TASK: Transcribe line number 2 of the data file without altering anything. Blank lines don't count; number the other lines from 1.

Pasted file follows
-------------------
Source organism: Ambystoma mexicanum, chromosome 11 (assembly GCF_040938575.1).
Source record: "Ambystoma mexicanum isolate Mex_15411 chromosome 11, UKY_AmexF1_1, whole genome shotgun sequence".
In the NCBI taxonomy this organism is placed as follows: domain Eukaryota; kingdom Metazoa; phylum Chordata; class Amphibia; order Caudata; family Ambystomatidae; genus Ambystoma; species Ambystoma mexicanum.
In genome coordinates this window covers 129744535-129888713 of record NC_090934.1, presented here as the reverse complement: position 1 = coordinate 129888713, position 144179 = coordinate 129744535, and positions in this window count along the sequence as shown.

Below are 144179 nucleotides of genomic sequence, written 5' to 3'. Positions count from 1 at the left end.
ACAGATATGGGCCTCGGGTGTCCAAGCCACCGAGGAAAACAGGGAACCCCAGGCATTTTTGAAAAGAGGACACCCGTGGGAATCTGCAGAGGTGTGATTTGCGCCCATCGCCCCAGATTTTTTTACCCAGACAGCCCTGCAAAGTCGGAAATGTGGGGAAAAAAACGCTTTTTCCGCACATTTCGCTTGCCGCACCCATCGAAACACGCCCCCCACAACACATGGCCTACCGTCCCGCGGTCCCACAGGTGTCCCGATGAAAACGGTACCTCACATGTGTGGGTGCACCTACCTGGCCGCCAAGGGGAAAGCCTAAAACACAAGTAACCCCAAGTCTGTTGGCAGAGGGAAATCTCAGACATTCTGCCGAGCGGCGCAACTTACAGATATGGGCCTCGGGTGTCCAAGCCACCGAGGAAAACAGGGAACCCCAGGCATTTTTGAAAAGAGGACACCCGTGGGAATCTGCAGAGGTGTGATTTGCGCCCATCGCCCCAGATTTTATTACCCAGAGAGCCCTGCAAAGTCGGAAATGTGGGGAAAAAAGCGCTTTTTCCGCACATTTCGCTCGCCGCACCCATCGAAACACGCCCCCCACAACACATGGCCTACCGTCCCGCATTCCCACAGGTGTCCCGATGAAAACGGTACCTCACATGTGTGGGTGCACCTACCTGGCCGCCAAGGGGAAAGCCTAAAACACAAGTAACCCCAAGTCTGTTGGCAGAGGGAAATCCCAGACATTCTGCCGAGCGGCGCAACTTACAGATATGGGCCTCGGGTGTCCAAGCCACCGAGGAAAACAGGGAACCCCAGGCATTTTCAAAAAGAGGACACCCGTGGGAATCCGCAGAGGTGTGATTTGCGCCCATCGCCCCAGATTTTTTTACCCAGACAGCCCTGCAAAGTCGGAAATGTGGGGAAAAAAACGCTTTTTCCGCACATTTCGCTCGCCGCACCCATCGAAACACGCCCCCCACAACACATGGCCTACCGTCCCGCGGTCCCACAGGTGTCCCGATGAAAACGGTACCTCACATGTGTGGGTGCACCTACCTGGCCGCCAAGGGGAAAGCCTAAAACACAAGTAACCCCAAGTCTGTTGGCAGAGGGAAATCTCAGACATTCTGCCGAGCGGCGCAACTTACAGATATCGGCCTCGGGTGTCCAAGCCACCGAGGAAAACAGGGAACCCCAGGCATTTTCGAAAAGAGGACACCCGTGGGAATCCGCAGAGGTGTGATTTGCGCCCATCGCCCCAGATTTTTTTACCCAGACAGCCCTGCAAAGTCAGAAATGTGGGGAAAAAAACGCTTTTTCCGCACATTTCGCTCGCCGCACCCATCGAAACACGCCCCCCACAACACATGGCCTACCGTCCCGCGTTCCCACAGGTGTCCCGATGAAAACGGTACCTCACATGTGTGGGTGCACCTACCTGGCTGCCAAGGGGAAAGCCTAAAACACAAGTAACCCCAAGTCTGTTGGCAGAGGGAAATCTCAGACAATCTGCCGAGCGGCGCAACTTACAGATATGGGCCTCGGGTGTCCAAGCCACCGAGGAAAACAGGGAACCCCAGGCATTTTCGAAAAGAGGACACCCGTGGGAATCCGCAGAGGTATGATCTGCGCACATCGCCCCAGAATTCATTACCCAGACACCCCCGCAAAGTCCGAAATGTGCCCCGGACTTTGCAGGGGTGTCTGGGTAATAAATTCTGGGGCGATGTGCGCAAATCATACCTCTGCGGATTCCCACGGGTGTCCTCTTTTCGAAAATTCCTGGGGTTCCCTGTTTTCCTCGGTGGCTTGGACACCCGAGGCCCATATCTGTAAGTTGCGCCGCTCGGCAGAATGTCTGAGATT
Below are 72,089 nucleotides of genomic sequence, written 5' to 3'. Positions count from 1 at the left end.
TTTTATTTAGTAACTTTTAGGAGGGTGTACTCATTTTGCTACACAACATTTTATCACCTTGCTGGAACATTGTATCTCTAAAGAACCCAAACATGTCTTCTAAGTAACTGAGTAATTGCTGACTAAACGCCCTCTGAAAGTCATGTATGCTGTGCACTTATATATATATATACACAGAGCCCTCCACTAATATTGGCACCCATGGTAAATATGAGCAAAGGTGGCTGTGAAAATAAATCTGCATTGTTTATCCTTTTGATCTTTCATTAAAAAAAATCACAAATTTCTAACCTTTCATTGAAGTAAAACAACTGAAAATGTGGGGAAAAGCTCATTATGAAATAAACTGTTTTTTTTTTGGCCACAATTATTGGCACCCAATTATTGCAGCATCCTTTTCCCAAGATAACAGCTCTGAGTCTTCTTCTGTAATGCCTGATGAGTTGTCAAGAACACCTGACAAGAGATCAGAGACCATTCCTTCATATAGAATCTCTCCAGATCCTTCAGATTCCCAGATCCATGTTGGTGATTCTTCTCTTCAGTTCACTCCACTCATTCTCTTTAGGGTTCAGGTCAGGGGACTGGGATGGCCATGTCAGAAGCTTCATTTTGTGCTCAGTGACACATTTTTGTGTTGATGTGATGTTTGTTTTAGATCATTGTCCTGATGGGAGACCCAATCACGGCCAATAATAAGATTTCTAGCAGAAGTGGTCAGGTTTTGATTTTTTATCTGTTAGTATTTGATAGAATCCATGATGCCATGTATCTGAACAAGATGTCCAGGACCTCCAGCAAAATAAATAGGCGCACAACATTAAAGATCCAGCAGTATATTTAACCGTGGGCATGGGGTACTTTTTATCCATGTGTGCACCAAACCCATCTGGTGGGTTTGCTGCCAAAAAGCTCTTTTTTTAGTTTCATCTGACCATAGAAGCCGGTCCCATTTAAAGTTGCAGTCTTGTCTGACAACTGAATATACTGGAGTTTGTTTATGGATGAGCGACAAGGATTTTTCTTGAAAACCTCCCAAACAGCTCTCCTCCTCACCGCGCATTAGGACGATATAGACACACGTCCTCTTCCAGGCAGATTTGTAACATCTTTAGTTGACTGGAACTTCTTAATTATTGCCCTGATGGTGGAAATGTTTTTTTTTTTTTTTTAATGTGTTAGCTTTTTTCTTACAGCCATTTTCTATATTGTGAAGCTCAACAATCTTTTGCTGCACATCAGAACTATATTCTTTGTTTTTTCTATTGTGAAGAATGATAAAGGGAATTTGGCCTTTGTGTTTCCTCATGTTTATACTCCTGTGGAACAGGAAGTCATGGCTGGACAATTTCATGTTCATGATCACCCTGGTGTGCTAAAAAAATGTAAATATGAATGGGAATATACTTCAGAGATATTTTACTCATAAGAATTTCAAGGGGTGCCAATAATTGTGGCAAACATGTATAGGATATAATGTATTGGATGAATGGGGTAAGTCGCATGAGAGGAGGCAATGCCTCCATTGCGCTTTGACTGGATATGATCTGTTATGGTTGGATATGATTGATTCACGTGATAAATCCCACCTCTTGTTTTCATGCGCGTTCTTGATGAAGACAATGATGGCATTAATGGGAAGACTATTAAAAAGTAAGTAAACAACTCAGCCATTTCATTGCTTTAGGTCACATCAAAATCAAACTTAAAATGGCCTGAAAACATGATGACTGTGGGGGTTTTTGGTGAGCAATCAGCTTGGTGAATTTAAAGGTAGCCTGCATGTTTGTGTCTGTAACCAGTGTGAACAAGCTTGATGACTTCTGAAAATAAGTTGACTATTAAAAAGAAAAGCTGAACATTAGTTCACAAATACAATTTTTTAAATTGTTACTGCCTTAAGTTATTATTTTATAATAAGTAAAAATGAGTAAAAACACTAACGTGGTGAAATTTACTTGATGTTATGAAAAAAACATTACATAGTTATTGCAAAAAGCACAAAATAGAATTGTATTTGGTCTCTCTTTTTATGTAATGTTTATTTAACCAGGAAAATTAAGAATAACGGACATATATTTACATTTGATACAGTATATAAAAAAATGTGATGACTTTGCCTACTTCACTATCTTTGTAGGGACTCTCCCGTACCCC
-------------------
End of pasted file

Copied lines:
Source record: "Ambystoma mexicanum isolate Mex_15411 chromosome 11, UKY_AmexF1_1, whole genome shotgun sequence".